I know it can feel – and can be – brutal “out there” in post-divorce dating land. I get it. And we have all spent a lot of time thinking, talking, and writing about the considerable downsides.
But somebody said something to me yesterday that stuck: It’s not scientific, not official, not guaranteed and, in fact, there are statistics that make a lie out of it. But there is truth IN it and it’s that truth that I’m thinking about today.
My source is in his 80s, an educator for more than 60 years, a brutal skeptic and about as pragmatic and unsentimental as a human being can get. But he knows lots and lots of people and, for whatever odd reason, people tell him a lot about themselves. They confess their truths to him.
What he said was this: The happiest couples he knows, like, actually happy together, are those in second marriages who really took the time to choose carefully the second time around; who used their first marriage as a wake-up call, a teaching moment (or decade or two).
I started asking around, asking women in second-time-around relationships what made them better, or at least smarter. It’s unscientific, merely anecdotal information. But it makes sense. And it offers a lot of hope.
Everyone I talked to said something to the effect of: All bets are off. In a new relationship after a tough marriage, you get to rewrite all the rules. If you were passive or felt pushed around in your first marriage, you can start off, right from the beginning, in a new role. You can make the plans, get your voice heard, assert whatever it is you couldn’t in your first marriage. Women who married in their 20s, 30s, 40s, have lots of new priorities, wants, skills, passions, goals, and traits. So much has changed. If you and your first partner couldn’t or didn’t grow and change in compatible ways, finding someone new can be liberating from all those parts of yourself you have moved away from, grown out of or simply chose to release.
A new mindset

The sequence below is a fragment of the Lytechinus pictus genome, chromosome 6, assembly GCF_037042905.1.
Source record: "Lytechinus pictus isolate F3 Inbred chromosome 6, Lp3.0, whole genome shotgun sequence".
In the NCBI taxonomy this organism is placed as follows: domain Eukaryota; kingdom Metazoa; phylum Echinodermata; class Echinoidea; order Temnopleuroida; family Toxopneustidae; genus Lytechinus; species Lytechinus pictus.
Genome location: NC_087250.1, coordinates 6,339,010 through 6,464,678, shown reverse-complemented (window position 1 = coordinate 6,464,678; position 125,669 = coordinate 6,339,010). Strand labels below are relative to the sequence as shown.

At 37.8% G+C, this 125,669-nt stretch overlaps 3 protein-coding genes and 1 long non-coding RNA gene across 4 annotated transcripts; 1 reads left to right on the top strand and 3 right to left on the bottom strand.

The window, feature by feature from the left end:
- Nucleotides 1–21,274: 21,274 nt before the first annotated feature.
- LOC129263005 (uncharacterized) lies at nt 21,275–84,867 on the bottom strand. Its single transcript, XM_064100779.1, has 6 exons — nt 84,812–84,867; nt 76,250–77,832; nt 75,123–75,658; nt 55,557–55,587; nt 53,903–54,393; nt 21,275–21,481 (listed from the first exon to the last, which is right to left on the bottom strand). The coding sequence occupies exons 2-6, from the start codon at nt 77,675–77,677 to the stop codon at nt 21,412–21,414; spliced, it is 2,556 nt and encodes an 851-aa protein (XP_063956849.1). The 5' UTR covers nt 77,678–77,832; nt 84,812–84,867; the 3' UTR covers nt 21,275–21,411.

Another theme that came up in almost every case was exhaustion, hopelessness, and despair in first marriages that make change feel impossible. It’s so much easier to reinvent yourself in a new relationship dynamic. A hard marriage grinds you down. It’s exhausting, depressing and after so long can feel like (and be) impossible to make any inroads into change. In a new relationship with a new person (with a new set of challenges, neuroses, downsides, of course) but if you choose more healthily, you can shed the hopeless habits of mind and being. You can try out all new ways of being in love, of being a partner, of allowing yourself to be cared for and for opening your heart to care for someone in a far deeper way.
Transform yourself from the inside
Anything truly is possible. If you know what worked and what didn’t before and you are mindfully listening to your instincts and thinking about what got you in trouble in the first place.
I am here to tell you that old, midlife dogs can learn all kinds of remarkable new relationship tricks. You can be vulnerable and open for the first time in your entire life. You can get your groove back in all possible ways, ladies. I will not go into too much detail here but I heard a lot A LOT of good news from women who rediscovered their sexuality and sensuality in new relationships. They reported a new ability to make peace with their imperfect bodies for the first time, well, ever, because they were being cherished in entirely new ways.
If only I lost the baby weight……NOT!
This was a surprise to me. According to all of the ladies I talked with, their new loves and lives helped them see clearly all of the self-imposed obstacles from their first marriages. All the things you thought needed to happen HAD TO HAPPEN before you felt better (if I lost the baby weight; if I had a fulfilling job; re-did the house; lived closer to my family; lived nowhere near my family; got a full lift; got that degree; had more money; found just the right vacation spot……blah blah blah blah….
None of that has to happen. You can literally get a do-over.